When a volcano erupts, it does more than just create an ash cloud that darkens and cools a region for a few days. Instead, the most dramatic effect is actually high above us, where spewed volcanic material is not quickly washed out by rain.
If the volcanic eruption is strong enough it will inject material into the stratosphere, more than 10 miles above the Earth's surface. Here, tiny particles called aerosols form when the volcano's sulfur dioxide combines with water vapor. Despite their size, these aerosols work to alter interactions between the atmosphere and sun, affecting climate patterns.
Now, new research funded by NASA and the National Science Foundation, focusing on the eruption of Mount Katmai, Alaska, in June 1912, shows that location is also important, as major volcanic eruptions far north of the equator affect the world's climate much differently than volcanoes in the tropics.
The Mount Katmai eruption was the one of the largest in the world during the 20th century. It actually refers to the eruption of Katmai and the larger explosion of Novarupta, just west, that spewed tons of sulfur dioxide gas into the atmosphere. Novarupta also released an incredible amount of molten rock (magma) that drained under Katmai causing its summit to collapse, forming a massive crater (caldera). The ash fall from the eruption covered an area of more than 3,000 square miles to a depth of a foot or more, while its ash cloud, carried by winds high in the atmosphere, spread a haze as far away as Africa.
"Studying such events will help us be better prepared for the next major eruption while giving scientists clues on the type of climate shifts and changes to expect," said Luke Oman, a researcher at Rutgers University's Department of Environmental Sciences, New Brunswick, N.J., and lead author of the study that appeared in the July 2005 issue of the Journal of Geophysical Research-Atmospheres.
By using one of the most modern General Circulation computer climate Models (GCMs) at NASA's Goddard Institute for Space Studies (GISS), New York, N.Y., the researchers studied the Mount Katmai volcanic eruption. They made a computer simulation of Katmai's eruption and an eruption three times as large to study their climate impacts.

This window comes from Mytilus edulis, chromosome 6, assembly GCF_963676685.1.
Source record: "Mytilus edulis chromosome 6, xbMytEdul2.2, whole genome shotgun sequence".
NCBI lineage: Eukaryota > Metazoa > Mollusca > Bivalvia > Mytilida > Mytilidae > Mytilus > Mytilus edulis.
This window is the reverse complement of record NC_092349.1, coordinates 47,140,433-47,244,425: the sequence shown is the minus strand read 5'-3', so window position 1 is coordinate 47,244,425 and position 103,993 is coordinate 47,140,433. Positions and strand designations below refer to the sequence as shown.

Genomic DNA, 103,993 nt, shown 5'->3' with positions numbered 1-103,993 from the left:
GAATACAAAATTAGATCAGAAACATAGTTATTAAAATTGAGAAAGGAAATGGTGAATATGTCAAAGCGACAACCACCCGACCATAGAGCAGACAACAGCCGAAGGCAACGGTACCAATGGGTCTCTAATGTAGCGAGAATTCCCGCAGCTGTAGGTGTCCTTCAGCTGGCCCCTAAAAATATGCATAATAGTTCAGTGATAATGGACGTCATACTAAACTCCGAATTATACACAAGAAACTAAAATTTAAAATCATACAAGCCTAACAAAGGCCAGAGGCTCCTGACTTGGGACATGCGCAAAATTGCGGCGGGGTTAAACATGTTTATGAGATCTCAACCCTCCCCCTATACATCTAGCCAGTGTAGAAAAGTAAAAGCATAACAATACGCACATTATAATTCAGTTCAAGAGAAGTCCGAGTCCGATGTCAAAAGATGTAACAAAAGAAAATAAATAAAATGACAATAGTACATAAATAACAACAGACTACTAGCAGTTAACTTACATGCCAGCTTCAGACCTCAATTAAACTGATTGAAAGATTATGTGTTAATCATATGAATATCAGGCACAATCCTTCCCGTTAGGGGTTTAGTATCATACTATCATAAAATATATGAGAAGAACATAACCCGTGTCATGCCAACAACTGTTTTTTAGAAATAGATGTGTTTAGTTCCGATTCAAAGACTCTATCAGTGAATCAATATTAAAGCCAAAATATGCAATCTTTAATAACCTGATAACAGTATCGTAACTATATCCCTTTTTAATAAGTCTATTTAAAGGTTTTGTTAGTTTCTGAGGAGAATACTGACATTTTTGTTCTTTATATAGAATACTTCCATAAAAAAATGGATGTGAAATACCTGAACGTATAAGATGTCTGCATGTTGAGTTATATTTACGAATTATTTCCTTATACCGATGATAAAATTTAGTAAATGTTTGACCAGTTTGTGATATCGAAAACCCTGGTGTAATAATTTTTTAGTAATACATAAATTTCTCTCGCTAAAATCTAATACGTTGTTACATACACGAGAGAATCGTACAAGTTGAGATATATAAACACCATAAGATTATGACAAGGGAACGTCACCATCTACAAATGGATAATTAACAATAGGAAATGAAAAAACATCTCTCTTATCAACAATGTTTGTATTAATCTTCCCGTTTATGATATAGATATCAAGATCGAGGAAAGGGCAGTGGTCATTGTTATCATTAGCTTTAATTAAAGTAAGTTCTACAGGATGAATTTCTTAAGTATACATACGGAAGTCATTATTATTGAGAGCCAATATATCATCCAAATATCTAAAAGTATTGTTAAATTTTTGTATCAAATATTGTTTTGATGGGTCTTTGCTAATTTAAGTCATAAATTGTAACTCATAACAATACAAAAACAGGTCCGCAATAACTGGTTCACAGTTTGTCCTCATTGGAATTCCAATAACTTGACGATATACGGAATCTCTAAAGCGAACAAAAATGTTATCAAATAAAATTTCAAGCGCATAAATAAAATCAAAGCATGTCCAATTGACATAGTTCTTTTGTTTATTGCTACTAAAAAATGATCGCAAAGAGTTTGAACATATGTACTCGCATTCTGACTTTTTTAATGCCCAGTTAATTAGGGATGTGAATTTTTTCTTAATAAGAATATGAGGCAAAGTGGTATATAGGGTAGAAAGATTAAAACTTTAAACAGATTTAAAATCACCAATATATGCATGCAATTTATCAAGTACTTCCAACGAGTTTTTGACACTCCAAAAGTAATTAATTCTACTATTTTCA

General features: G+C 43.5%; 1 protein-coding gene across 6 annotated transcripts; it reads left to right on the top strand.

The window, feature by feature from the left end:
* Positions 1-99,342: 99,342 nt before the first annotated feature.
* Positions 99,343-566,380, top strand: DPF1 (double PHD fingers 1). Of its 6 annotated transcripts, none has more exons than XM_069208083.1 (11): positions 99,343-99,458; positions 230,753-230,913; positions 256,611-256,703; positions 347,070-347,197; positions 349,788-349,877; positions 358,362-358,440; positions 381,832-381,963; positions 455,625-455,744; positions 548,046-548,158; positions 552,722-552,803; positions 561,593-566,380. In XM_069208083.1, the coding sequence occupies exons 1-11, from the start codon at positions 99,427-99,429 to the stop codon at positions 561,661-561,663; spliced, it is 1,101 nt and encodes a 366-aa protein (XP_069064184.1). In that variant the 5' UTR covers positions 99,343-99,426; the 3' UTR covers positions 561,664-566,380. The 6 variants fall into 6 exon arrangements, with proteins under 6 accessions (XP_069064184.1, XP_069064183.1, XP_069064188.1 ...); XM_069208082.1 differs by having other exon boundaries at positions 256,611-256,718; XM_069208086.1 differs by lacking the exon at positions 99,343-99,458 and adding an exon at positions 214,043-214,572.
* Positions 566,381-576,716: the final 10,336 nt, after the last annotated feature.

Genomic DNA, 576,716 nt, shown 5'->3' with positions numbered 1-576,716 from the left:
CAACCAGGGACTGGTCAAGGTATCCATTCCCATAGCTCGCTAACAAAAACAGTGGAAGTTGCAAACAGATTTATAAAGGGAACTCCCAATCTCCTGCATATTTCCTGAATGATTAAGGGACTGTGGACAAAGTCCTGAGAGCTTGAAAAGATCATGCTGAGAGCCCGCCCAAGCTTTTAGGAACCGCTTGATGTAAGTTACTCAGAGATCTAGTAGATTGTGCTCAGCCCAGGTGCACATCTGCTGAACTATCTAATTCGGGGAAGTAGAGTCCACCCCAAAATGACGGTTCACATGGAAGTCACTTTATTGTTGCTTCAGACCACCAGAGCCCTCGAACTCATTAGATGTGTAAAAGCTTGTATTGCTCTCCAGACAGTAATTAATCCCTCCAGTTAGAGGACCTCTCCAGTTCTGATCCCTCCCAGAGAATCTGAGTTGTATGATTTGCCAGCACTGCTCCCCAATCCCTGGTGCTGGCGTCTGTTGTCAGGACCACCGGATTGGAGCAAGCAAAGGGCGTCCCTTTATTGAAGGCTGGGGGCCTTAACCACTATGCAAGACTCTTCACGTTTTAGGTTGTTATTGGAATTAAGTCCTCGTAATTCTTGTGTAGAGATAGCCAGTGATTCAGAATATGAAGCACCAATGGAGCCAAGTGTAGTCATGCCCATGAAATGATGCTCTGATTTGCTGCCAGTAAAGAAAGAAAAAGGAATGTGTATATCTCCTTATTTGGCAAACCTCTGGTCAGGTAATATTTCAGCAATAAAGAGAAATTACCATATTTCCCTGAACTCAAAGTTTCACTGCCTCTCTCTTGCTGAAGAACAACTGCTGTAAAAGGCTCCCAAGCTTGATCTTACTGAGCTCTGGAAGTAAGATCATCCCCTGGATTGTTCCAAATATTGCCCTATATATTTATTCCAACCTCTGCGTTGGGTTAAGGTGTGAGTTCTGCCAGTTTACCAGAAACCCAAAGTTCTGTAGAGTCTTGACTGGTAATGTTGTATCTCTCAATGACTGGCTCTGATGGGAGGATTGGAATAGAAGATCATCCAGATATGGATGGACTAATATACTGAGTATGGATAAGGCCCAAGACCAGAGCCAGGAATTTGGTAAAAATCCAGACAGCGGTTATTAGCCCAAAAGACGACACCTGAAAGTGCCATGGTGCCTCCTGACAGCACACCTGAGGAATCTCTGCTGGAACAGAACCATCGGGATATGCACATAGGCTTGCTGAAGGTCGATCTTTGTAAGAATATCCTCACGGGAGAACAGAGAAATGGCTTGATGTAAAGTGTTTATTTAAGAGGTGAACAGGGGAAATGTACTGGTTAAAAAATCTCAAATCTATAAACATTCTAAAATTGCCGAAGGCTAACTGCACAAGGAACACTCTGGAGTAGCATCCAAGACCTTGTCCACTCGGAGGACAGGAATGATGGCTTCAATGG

Unlike earlier studies on volcanic eruptions in the tropics, this research did not show a change in an important climate pattern called the "Arctic Oscillation" (AO) following the Mount Katmai eruption.
AO is a climate pattern defined by winds circulating counterclockwise around the Arctic at about 55 degrees north latitude (about even with Moscow). The air can spin more slowly and spill cold air down toward the equator into the mid-latitudes, or it can spin faster and keep the cold up north.
"Large tropical volcanic eruptions tend to spread aerosols around the globe, but with high-latitude eruptions like Katmai, they remain north of 30°N latitude, where they are heated less efficiently by outgoing, or longwave radiation," said Oman. "As a result, the lower stratosphere does not warm enough to influence the AO."
Eruptions in the tropics, like Mount Pinatubo in 1991, create aerosols that block heat from the sun in the lower atmosphere, or troposphere, cooling temperatures in the subtropics. In turn, the reduced north to south temperature gradient results in a "positive" phase of the AO, with generally warmer winters over the Northern Hemisphere.
"In our research, although the Mount Katmai eruption was found to have some role in the winter climate, including distinct cooling in southern Asia, the most significant climate effect was during the summer when strong cooling over the Northern Hemisphere landmasses caused a decrease in the Asian monsoon circulation," said Oman.
Normally, northern India experiences large amounts of cloudiness and rain due to the summer monsoon, the seasonal shift in winds that develops out of the temperature contrast between the Indian Ocean and Asia. But, the eruption worked to lessen this gradient, weakening the monsoon, bringing reduced cloudiness, warmer temperatures and less precipitation across northern India west into the Persian Gulf.
"This study not only offers further evidence that the location and intensity of an eruption largely determine the Earth's overall climatic response, it also helps us see how well our computer models perform," said co-author Gavin Schmidt of NASA GISS.
To verify our knowledge about the effects of volcanoes, researchers often investigate historic intense eruptions that brought major climate swings, like the Laki, Iceland eruption of 1783 that dimmed and reddened the sun while resulting in a very warm summer in Europe and one of the coldest winters on record for the Northeast United States and Europe in 1783-1784. Using a variety of techniques, including the measurement of acid fallout over polar areas from ice cores and analyzing annual growth rings in trees, researchers can confirm first hand the impact of such ancient eruptions.